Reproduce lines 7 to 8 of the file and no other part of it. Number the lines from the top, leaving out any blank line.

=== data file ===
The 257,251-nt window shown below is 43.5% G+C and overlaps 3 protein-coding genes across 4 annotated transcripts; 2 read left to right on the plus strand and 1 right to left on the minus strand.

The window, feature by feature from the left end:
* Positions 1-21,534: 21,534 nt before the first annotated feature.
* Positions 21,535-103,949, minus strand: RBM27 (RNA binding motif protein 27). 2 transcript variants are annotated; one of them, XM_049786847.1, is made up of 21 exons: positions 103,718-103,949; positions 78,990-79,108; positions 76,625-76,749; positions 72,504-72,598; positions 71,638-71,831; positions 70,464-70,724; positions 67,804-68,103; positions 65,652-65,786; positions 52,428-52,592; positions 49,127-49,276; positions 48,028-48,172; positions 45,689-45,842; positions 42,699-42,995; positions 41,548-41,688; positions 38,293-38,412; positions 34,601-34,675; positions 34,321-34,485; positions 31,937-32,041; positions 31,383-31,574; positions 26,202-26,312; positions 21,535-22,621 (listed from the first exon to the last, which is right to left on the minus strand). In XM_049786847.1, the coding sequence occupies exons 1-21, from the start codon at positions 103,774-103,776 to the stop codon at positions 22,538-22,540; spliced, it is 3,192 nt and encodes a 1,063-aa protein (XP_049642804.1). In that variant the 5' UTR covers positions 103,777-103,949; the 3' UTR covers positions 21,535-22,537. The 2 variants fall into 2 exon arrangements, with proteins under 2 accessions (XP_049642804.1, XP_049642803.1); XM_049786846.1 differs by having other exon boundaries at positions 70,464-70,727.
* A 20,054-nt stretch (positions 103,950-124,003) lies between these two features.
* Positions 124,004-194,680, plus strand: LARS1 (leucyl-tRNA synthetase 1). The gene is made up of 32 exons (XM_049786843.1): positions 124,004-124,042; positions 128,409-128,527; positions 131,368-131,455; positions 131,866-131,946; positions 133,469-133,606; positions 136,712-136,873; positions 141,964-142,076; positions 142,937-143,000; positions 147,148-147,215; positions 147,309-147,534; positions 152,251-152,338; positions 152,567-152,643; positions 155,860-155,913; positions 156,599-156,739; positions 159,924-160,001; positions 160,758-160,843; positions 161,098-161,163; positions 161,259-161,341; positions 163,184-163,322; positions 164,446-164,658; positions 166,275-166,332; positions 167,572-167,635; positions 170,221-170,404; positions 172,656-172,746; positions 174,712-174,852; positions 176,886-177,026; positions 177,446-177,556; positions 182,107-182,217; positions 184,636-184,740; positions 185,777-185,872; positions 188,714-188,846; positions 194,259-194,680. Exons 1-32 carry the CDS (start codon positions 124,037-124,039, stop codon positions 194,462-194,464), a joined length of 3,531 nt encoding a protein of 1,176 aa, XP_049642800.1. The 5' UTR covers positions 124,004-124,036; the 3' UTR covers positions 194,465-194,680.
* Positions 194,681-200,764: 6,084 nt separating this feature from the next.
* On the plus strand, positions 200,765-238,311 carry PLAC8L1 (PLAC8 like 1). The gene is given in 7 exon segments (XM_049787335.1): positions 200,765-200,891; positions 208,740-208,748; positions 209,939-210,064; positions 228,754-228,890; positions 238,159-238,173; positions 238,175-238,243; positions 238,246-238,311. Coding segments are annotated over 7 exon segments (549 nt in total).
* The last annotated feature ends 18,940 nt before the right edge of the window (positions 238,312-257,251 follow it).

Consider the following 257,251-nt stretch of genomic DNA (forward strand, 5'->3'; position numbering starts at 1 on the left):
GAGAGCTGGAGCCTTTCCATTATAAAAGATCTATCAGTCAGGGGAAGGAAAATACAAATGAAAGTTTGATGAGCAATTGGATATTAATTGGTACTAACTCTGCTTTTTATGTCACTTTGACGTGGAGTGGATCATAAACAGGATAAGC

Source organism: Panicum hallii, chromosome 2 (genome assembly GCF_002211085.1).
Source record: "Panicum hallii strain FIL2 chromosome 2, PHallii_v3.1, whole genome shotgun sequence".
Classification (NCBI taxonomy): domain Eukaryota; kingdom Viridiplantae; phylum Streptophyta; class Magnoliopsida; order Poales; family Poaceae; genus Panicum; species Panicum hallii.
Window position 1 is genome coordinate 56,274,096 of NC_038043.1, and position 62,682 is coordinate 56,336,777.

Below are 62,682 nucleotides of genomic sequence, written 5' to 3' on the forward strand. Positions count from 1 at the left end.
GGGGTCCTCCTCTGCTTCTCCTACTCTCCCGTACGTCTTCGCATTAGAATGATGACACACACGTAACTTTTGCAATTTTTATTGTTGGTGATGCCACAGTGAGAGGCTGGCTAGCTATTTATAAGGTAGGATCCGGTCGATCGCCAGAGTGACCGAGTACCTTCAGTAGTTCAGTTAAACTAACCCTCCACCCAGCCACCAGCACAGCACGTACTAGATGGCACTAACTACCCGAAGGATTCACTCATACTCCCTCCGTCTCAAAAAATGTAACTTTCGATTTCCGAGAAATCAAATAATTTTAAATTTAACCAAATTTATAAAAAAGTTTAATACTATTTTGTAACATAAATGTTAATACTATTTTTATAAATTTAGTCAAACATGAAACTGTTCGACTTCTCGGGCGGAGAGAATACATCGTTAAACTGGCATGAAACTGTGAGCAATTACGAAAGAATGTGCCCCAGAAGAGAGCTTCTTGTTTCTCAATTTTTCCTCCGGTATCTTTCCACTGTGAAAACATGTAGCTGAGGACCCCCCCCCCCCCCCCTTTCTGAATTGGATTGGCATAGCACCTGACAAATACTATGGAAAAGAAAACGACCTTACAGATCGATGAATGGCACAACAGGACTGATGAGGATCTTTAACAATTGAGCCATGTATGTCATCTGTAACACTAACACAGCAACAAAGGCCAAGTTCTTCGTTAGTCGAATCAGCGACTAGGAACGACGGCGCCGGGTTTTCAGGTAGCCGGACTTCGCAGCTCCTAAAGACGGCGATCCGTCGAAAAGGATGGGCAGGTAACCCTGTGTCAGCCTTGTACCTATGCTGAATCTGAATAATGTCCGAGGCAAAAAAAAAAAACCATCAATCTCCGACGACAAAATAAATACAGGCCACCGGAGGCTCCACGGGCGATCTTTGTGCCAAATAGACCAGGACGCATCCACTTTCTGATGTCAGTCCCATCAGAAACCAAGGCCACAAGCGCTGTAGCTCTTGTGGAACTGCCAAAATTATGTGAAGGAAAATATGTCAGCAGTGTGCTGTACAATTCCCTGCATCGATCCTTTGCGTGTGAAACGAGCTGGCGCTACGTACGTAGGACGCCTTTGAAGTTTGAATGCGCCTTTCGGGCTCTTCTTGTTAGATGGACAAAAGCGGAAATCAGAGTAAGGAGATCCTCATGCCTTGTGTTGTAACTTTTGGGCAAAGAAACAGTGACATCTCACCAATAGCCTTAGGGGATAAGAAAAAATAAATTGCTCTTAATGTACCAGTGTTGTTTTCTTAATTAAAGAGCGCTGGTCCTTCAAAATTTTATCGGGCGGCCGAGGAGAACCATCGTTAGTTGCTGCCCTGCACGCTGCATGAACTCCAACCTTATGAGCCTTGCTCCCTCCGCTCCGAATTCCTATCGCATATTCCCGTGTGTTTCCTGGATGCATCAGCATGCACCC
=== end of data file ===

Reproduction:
* Positions 194,681-200,764: 6,084 nt separating this feature from the next.
* On the plus strand, positions 200,765-238,311 carry PLAC8L1 (PLAC8 like 1). The gene is given in 7 exon segments (XM_049787335.1): positions 200,765-200,891; positions 208,740-208,748; positions 209,939-210,064; positions 228,754-228,890; positions 238,159-238,173; positions 238,175-238,243; positions 238,246-238,311. Coding segments are annotated over 7 exon segments (549 nt in total).